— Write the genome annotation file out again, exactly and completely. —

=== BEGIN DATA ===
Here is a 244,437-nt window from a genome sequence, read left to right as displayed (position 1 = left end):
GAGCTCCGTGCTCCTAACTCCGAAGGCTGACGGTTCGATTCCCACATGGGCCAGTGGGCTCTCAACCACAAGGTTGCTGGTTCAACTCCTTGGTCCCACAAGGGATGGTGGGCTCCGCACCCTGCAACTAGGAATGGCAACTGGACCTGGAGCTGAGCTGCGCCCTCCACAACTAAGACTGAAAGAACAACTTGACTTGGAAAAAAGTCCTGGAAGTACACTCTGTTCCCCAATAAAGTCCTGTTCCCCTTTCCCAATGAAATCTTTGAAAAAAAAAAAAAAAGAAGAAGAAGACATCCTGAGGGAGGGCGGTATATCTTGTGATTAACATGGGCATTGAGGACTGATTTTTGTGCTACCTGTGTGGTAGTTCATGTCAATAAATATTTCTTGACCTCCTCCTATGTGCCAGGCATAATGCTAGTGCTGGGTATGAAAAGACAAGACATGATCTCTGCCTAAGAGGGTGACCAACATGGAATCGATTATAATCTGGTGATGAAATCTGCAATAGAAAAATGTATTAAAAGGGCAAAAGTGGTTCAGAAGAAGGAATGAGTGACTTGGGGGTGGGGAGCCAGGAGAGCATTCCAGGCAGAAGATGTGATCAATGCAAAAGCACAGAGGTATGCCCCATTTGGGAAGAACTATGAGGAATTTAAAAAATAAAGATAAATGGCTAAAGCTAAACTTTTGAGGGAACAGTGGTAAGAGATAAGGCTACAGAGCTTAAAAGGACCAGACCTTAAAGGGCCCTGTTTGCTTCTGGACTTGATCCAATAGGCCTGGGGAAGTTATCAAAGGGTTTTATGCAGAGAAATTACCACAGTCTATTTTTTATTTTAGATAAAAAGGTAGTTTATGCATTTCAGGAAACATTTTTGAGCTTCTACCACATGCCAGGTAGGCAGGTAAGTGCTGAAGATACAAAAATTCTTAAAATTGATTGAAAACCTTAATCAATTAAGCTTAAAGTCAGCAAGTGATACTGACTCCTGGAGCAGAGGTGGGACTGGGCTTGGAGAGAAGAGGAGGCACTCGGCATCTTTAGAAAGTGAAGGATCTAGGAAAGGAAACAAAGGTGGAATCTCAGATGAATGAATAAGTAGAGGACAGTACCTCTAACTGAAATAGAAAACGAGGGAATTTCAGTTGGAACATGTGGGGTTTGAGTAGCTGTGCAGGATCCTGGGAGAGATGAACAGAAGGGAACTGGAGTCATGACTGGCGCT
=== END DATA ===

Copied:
Here is a 244,437-nt window from a genome sequence, read left to right as displayed (position 1 = left end):
GAGCTCCGTGCTCCTAACTCCGAAGGCTGACGGTTCGATTCCCACATGGGCCAGTGGGCTCTCAACCACAAGGTTGCTGGTTCAACTCCTTGGTCCCACAAGGGATGGTGGGCTCCGCACCCTGCAACTAGGAATGGCAACTGGACCTGGAGCTGAGCTGCGCCCTCCACAACTAAGACTGAAAGAACAACTTGACTTGGAAAAAAGTCCTGGAAGTACACTCTGTTCCCCAATAAAGTCCTGTTCCCCTTTCCCAATGAAATCTTTGAAAAAAAAAAAAAAAGAAGAAGAAGACATCCTGAGGGAGGGCGGTATATCTTGTGATTAACATGGGCATTGAGGACTGATTTTTGTGCTACCTGTGTGGTAGTTCATGTCAATAAATATTTCTTGACCTCCTCCTATGTGCCAGGCATAATGCTAGTGCTGGGTATGAAAAGACAAGACATGATCTCTGCCTAAGAGGGTGACCAACATGGAATCGATTATAATCTGGTGATGAAATCTGCAATAGAAAAATGTATTAAAAGGGCAAAAGTGGTTCAGAAGAAGGAATGAGTGACTTGGGGGTGGGGAGCCAGGAGAGCATTCCAGGCAGAAGATGTGATCAATGCAAAAGCACAGAGGTATGCCCCATTTGGGAAGAACTATGAGGAATTTAAAAAATAAAGATAAATGGCTAAAGCTAAACTTTTGAGGGAACAGTGGTAAGAGATAAGGCTACAGAGCTTAAAAGGACCAGACCTTAAAGGGCCCTGTTTGCTTCTGGACTTGATCCAATAGGCCTGGGGAAGTTATCAAAGGGTTTTATGCAGAGAAATTACCACAGTCTATTTTTTATTTTAGATAAAAAGGTAGTTTATGCATTTCAGGAAACATTTTTGAGCTTCTACCACATGCCAGGTAGGCAGGTAAGTGCTGAAGATACAAAAATTCTTAAAATTGATTGAAAACCTTAATCAATTAAGCTTAAAGTCAGCAAGTGATACTGACTCCTGGAGCAGAGGTGGGACTGGGCTTGGAGAGAAGAGGAGGCACTCGGCATCTTTAGAAAGTGAAGGATCTAGGAAAGGAAACAAAGGTGGAATCTCAGATGAATGAATAAGTAGAGGACAGTACCTCTAACTGAAATAGAAAACGAGGGAATTTCAGTTGGAACATGTGGGGTTTGAGTAGCTGTGCAGGATCCTGGGAGAGATGAACAGAAGGGAACTGGAGTCATGACTGGCGCT